I dislike Gary North’s writing style immensely and as a prognosticator North has done much to destroy his own credibility. However, in his brief analysis of Dinesh D’Souza’s documentary film 2016: Obama’s America,1 North presents a straightforward critique directly related to his field of expertise (economics), and I found this article to be a worthwhile read.
In his article entitled If Only D’Souza Were Right, North incisively takes issue with the primary thesis of D’Souza’s documentary, that our national economic woes are primarily due to the policies of the Obama administration. On the contrary, North argues, the Obama administration is the ‘operational successor of the Bush administration.’ I’m sure that must sound preposterous to Democrats and Republicans alike, but on the matters in view, especially the economic matters, North backs up his apparent overstatement.
North focuses our attention upon what he deems to be the best part of the documentary, an interview with David Walker, the former comptroller general of the United States under the last Bush administration. North makes three important observations here.
‘The deficit is vastly worse than the movie portrays.’ Specifically, the documentary focuses attention upon the ‘on-budget debt of $15 trillion’ while the far more economically relevant figure is the ‘$222 trillion present value of the unfunded liabilities of the off-budget deficit’.
North cites a Bloomberg article, and here’s the relevant part. ‘The U.S. fiscal gap, calculated (by us) using the Congressional Budget Office’s realistic long-term budget forecast — the Alternative Fiscal Scenario — is now $222 trillion. Last year, it was $211 trillion. The $11 trillion difference — this year’s true federal deficit — is 10 times larger than the official deficit and roughly as large as the entire stock of official debt in public hands.’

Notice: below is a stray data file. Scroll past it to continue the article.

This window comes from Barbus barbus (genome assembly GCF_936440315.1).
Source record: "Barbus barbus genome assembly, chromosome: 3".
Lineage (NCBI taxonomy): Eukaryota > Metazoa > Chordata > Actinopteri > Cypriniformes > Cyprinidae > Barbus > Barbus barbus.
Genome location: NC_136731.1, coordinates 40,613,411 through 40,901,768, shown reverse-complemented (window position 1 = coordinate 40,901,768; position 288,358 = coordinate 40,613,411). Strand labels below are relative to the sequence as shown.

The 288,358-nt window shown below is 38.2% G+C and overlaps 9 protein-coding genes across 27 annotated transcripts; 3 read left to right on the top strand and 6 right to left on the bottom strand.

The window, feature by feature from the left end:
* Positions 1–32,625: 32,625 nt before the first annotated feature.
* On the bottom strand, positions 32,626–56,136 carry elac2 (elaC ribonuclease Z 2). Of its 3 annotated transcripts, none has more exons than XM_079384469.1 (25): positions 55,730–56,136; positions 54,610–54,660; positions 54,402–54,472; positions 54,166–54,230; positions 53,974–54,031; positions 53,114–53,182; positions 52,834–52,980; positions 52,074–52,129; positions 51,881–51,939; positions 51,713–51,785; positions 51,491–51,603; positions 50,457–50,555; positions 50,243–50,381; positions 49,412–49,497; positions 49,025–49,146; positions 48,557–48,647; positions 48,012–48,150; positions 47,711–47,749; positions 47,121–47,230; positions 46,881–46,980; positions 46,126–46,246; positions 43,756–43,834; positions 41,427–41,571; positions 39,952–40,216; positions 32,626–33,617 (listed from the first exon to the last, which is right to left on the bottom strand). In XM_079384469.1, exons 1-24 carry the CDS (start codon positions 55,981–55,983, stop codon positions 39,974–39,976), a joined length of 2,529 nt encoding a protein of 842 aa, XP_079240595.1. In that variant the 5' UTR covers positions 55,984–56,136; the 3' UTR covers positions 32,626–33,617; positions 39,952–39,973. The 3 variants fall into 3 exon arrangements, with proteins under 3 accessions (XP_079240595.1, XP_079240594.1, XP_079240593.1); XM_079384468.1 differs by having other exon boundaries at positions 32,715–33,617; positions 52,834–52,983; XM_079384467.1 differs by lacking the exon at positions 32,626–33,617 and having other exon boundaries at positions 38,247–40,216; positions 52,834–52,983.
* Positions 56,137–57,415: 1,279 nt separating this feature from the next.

Seriously, stop a moment and take that in. It’s an unimaginable mountain of debt obligation, and far more important to recognise than the much smaller (though equally unimaginable) figure typically bandied about.
‘[Walker] blamed George W. Bush as much as he blamed Obama. He says on camera that the turning point on the deficit began with Bush’s presidency. He showed that we are headed for a fiscal disaster, and it may overtake us during the presidency of whoever is elected in 2016.’
North agrees, and emphasises that in relation to our economic situation we are ‘dealing with a single political administration, which began in January 2001.’ That is, both administrations have pulled in the same direction in relation to the most critical political and economic policies.
- ‘[N]either Walker nor D’Souza mentions on-screen what should be the obvious constitutional fact — namely, that it is the Congress that legally initiates all spending bills, and it is the House of Representatives that holds the hammer constitutionally.’
As North points out,
We are living in a bipartisan, congressionally mandated, slow-motion train wreck. The Congress of the United States could stop Obama today as easily as it could have stopped Bush. Congress is not interested in stopping the deficit; it is interested in avoiding all responsibility for the annual $1.2 trillion on-budget disaster that is the federal budgetary process.
Finally, North points out that the documentary leaves unaddressed the other big player in the economy, the Federal Reserve System. This agency operates largely as a private banking conglomerate with some Federal governing oversight and involvement at the highest levels. It’s structure is designed to allow it to act independently in relation to its most critical powers over the U.S. economy.
North concludes, D’Souza keeps the ‘Federal Reserve in the background in the thinking of the viewers, when the Federal Reserve ought to be in the foreground, with the presidency in the background. This is basic economics. D’Souza does not know what he is talking about with respect to economics.’